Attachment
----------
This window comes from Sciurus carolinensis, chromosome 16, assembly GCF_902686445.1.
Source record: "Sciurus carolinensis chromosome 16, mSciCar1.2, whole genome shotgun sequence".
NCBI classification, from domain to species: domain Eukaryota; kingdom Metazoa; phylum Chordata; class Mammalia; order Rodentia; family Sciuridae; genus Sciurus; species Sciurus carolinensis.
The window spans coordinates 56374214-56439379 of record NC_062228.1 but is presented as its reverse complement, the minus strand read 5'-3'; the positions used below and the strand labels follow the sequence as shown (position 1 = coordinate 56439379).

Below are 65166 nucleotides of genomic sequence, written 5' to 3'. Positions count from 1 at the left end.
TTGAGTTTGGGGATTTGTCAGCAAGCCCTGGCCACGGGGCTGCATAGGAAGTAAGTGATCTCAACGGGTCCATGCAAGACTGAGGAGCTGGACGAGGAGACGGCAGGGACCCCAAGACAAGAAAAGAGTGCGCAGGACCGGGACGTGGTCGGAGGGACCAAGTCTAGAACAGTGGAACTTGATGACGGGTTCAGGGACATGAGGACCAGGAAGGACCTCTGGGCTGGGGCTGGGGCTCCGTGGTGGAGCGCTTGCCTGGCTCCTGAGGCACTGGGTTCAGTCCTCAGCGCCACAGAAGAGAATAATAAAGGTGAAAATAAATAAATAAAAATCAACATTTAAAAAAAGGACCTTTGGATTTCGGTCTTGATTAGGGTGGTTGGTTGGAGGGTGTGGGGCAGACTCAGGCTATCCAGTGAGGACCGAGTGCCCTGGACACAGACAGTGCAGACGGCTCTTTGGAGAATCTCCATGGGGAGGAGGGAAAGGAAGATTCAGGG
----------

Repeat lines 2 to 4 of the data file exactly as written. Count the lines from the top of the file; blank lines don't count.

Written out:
Source record: "Sciurus carolinensis chromosome 16, mSciCar1.2, whole genome shotgun sequence".
NCBI classification, from domain to species: domain Eukaryota; kingdom Metazoa; phylum Chordata; class Mammalia; order Rodentia; family Sciuridae; genus Sciurus; species Sciurus carolinensis.
The window spans coordinates 56374214-56439379 of record NC_062228.1 but is presented as its reverse complement, the minus strand read 5'-3'; the positions used below and the strand labels follow the sequence as shown (position 1 = coordinate 56439379).